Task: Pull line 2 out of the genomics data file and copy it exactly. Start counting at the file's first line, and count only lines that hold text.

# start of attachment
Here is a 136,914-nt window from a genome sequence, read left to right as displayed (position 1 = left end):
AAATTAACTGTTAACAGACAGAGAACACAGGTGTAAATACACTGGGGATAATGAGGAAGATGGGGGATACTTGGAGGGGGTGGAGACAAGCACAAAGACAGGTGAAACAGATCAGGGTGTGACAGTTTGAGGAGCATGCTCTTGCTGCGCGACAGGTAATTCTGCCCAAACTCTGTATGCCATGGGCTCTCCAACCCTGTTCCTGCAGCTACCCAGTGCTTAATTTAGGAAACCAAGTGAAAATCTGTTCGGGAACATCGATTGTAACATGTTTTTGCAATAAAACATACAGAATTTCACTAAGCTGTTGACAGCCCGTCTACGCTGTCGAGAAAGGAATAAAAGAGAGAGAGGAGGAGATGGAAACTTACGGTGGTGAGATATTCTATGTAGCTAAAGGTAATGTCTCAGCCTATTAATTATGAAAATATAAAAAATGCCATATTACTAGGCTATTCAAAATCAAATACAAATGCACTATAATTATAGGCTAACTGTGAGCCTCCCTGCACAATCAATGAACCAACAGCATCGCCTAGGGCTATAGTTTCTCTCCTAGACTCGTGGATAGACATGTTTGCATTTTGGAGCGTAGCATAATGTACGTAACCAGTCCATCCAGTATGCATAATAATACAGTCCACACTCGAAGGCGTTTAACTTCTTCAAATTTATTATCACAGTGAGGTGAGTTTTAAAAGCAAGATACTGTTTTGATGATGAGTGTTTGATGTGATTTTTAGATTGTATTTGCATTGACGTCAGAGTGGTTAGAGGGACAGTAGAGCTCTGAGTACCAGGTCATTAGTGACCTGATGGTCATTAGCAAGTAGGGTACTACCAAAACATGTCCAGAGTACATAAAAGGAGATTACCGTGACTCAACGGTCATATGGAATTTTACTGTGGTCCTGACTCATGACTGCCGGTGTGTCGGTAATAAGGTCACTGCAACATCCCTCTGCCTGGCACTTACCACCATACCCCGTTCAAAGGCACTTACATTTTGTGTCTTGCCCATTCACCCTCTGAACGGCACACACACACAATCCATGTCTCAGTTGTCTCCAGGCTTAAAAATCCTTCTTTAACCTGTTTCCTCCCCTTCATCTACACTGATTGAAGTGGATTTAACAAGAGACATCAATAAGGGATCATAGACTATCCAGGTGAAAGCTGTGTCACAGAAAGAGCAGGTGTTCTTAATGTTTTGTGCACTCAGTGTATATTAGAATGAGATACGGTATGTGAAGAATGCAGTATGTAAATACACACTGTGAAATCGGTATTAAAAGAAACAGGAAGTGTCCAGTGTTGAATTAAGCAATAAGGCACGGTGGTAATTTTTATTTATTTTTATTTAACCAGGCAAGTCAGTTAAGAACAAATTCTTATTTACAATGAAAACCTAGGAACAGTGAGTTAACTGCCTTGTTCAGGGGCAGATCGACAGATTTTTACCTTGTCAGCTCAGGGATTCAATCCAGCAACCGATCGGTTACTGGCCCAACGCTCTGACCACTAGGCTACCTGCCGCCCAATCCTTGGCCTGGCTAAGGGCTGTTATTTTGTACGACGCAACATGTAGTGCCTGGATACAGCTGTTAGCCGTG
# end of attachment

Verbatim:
AAATTAACTGTTAACAGACAGAGAACACAGGTGTAAATACACTGGGGATAATGAGGAAGATGGGGGATACTTGGAGGGGGTGGAGACAAGCACAAAGACAGGTGAAACAGATCAGGGTGTGACAGTTTGAGGAGCATGCTCTTGCTGCGCGACAGGTAATTCTGCCCAAACTCTGTATGCCATGGGCTCTCCAACCCTGTTCCTGCAGCTACCCAGTGCTTAATTTAGGAAACCAAGTGAAAATCTGTTCGGGAACATCGATTGTAACATGTTTTTGCAATAAAACATACAGAATTTCACTAAGCTGTTGACAGCCCGTCTACGCTGTCGAGAAAGGAATAAAAGAGAGAGAGGAGGAGATGGAAACTTACGGTGGTGAGATATTCTATGTAGCTAAAGGTAATGTCTCAGCCTATTAATTATGAAAATATAAAAAATGCCATATTACTAGGCTATTCAAAATCAAATACAAATGCACTATAATTATAGGCTAACTGTGAGCCTCCCTGCACAATCAATGAACCAACAGCATCGCCTAGGGCTATAGTTTCTCTCCTAGACTCGTGGATAGACATGTTTGCATTTTGGAGCGTAGCATAATGTACGTAACCAGTCCATCCAGTATGCATAATAATACAGTCCACACTCGAAGGCGTTTAACTTCTTCAAATTTATTATCACAGTGAGGTGAGTTTTAAAAGCAAGATACTGTTTTGATGATGAGTGTTTGATGTGATTTTTAGATTGTATTTGCATTGACGTCAGAGTGGTTAGAGGGACAGTAGAGCTCTGAGTACCAGGTCATTAGTGACCTGATGGTCATTAGCAAGTAGGGTACTACCAAAACATGTCCAGAGTACATAAAAGGAGATTACCGTGACTCAACGGTCATATGGAATTTTACTGTGGTCCTGACTCATGACTGCCGGTGTGTCGGTAATAAGGTCACTGCAACATCCCTCTGCCTGGCACTTACCACCATACCCCGTTCAAAGGCACTTACATTTTGTGTCTTGCCCATTCACCCTCTGAACGGCACACACACACAATCCATGTCTCAGTTGTCTCCAGGCTTAAAAATCCTTCTTTAACCTGTTTCCTCCCCTTCATCTACACTGATTGAAGTGGATTTAACAAGAGACATCAATAAGGGATCATAGACTATCCAGGTGAAAGCTGTGTCACAGAAAGAGCAGGTGTTCTTAATGTTTTGTGCACTCAGTGTATATTAGAATGAGATACGGTATGTGAAGAATGCAGTATGTAAATACACACTGTGAAATCGGTATTAAAAGAAACAGGAAGTGTCCAGTGTTGAATTAAGCAATAAGGCACGGTGGTAATTTTTATTTATTTTTATTTAACCAGGCAAGTCAGTTAAGAACAAATTCTTATTTACAATGAAAACCTAGGAACAGTGAGTTAACTGCCTTGTTCAGGGGCAGATCGACAGATTTTTACCTTGTCAGCTCAGGGATTCAATCCAGCAACCGATCGGTTACTGGCCCAACGCTCTGACCACTAGGCTACCTGCCGCCCAATCCTTGGCCTGGCTAAGGGCTGTTATTTTGTACGACGCAACATGTAGTGCCTGGATACAGCTGTTAGCCGTG